Acura’s IMPEDE® Technology platform is an advanced polymer matrix that is used in NEXAFED®, Acura’s pseudoephedrine (PSE) tablet product, to limit or disrupt the extraction of PSE from tablets for conversion into the illicit drug methamphetamine.
PSE is a widely-used nasal decongestant available in many non-prescription and prescription cold, sinus and allergy products. The chemical structure of PSE is very similar to methamphetamine, a highly addictive, illicit drug abused by an estimated 1.1 million Americans annually. PSE products facilitate a straightforward conversion of PSE products to be misused for the clandestine production of methamphetamine.
In 2006, the enforcement, clean-up and social costs associated with methamphetamine production led the U.S. government to enact the Combat Methamphetamine Epidemic Act (CMEA), relating to the over-the counter sale of PSE products. The CMEA was enacted in response to an alarming increase in and widespread conversion of PSE containing products into methamphetamine. Among other things, the CMEA requires retail stores to maintain their inventory of PSE containing products in a secured location and restricts the amount of PSE products a store can sell to an individual customer.
There are multiple known processes to convert PSE to methamphetamine, all of which are not complex and do not require specialized equipment; however, many do require readily available but uncommon ingredients. Two of the three most popular processes follow two general processing steps: (1) dissolving the PSE tablets in a solvent to isolate purified PSE and (2) a chemical reduction of the PSE to methamphetamine for drying into crystals. The third method, or the “one-pot” method, involves the direct chemical reduction of the PSE to methamphetamine in the presence of the tablet’s inactive ingredients. All the solvents used are ultimately dried off or otherwise removed so a vast range of solvents are amenable to the process.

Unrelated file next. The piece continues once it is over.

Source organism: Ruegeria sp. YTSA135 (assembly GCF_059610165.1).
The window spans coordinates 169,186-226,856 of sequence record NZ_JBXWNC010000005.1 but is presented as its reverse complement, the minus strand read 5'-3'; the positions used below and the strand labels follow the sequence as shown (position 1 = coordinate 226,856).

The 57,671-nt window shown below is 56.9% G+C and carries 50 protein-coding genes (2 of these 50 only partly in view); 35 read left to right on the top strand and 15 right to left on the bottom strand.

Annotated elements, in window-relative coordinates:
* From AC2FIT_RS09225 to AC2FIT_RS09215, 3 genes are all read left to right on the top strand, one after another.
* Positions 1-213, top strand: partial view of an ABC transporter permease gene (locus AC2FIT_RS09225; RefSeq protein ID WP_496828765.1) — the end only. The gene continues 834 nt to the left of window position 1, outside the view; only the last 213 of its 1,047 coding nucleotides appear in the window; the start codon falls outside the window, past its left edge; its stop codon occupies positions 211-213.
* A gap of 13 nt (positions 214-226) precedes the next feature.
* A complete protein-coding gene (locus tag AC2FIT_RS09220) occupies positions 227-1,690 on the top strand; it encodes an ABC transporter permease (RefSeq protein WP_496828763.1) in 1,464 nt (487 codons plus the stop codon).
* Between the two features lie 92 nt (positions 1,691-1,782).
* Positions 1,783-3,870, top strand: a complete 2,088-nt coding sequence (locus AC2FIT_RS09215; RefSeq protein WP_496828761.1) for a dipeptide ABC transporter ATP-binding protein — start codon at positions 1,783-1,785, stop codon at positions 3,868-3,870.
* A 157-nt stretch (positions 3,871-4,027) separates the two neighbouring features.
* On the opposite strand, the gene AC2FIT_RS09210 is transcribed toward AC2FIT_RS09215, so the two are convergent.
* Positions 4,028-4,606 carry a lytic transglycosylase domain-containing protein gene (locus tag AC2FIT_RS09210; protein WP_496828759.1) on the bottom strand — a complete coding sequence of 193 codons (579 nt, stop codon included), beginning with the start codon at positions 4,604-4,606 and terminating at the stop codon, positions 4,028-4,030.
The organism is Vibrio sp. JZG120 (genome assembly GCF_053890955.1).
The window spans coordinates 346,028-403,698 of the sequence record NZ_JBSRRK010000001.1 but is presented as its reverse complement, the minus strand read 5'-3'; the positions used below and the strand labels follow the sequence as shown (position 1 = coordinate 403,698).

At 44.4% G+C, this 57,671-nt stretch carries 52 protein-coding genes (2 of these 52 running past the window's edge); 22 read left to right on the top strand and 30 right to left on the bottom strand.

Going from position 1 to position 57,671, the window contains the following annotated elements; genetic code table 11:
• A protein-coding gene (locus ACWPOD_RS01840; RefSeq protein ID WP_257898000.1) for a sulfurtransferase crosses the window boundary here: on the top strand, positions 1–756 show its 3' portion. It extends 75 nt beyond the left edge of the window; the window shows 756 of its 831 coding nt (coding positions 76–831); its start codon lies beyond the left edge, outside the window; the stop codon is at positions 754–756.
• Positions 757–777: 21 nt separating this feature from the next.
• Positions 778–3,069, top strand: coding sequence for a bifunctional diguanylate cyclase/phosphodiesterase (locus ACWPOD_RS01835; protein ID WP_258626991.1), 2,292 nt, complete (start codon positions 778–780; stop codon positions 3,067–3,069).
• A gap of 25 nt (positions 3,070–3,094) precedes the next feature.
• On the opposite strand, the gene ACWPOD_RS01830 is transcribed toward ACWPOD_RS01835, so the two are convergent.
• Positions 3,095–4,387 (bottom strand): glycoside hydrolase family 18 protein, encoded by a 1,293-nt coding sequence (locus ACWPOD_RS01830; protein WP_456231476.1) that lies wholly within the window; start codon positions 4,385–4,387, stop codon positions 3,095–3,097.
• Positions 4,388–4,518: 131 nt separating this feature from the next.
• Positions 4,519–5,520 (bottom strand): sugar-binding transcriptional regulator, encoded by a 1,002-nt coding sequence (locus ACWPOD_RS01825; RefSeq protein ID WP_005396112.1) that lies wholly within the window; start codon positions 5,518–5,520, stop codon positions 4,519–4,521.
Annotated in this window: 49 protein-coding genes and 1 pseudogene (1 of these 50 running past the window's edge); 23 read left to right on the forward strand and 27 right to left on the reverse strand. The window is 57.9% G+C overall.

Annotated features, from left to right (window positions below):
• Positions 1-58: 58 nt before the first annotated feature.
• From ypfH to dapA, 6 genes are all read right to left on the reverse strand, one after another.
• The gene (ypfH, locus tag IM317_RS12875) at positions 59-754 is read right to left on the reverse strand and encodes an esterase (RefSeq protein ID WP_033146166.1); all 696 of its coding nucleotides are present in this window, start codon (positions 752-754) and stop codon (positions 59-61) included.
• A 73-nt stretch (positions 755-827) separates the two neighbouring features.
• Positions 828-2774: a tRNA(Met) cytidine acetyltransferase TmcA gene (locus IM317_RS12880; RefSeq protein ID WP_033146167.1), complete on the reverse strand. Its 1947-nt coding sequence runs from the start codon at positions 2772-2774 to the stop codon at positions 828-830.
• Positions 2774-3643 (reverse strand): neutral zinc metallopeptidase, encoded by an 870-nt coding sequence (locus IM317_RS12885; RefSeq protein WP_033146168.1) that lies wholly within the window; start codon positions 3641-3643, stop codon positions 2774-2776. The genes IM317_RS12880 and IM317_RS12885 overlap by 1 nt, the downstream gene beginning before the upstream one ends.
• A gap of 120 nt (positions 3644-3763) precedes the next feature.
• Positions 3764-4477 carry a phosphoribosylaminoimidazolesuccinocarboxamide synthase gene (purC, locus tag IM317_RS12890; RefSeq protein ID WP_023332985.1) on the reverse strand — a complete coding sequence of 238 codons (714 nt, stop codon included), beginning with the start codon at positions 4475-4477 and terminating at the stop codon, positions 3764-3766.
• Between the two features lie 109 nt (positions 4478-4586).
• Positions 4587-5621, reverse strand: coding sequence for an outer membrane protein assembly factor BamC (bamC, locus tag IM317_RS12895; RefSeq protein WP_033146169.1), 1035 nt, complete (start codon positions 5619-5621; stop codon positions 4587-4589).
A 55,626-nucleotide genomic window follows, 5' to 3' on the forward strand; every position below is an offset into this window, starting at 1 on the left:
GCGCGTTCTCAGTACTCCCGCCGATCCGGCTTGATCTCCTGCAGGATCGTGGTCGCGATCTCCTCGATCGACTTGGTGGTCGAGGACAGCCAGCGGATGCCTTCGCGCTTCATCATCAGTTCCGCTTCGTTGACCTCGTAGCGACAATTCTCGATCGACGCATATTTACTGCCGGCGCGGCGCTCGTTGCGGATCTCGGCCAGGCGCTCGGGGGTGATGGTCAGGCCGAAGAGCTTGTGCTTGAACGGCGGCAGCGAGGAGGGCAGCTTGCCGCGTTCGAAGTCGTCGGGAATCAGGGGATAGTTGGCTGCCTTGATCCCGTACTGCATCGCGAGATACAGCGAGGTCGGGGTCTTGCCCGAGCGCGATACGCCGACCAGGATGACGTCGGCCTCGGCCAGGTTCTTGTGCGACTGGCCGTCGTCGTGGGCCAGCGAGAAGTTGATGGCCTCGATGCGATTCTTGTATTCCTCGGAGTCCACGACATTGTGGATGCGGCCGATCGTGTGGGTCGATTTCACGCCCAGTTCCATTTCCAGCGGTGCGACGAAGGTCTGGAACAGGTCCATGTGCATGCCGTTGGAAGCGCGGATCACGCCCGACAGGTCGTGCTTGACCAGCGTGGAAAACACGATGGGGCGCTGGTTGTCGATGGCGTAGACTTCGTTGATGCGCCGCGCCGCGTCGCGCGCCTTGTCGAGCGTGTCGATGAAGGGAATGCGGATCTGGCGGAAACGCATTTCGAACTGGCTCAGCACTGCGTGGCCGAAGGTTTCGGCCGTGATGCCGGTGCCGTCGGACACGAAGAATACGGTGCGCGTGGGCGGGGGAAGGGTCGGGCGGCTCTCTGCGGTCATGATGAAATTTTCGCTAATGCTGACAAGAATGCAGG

Implementation of the CMEA initially reduced the number of illegal methamphetamine laboratory seizures reported by the Drug Enforcement Administration (DEA), as the then most commonly used process for conversion of PSE to methamphetamine required substantial quantities of PSE. However, a newer process for converting PSE to methamphetamine requires less PSE. Possibly as a result of this new conversion process, the DEA reported 2010 clandestine methamphetamine laboratory seizures increased 84% over the low reported in 2007.
IMPEDE® Technology is designed to deter the conversion of PSE to methamphetamine, including by use of both the older and newer conversion processes. In response to the ongoing methamphetamine problem, several local jurisdictions (state, counties and/or local municipalities) have enacted or propose to enact legislation to require a physician’s prescription to obtain a PSE-containing product.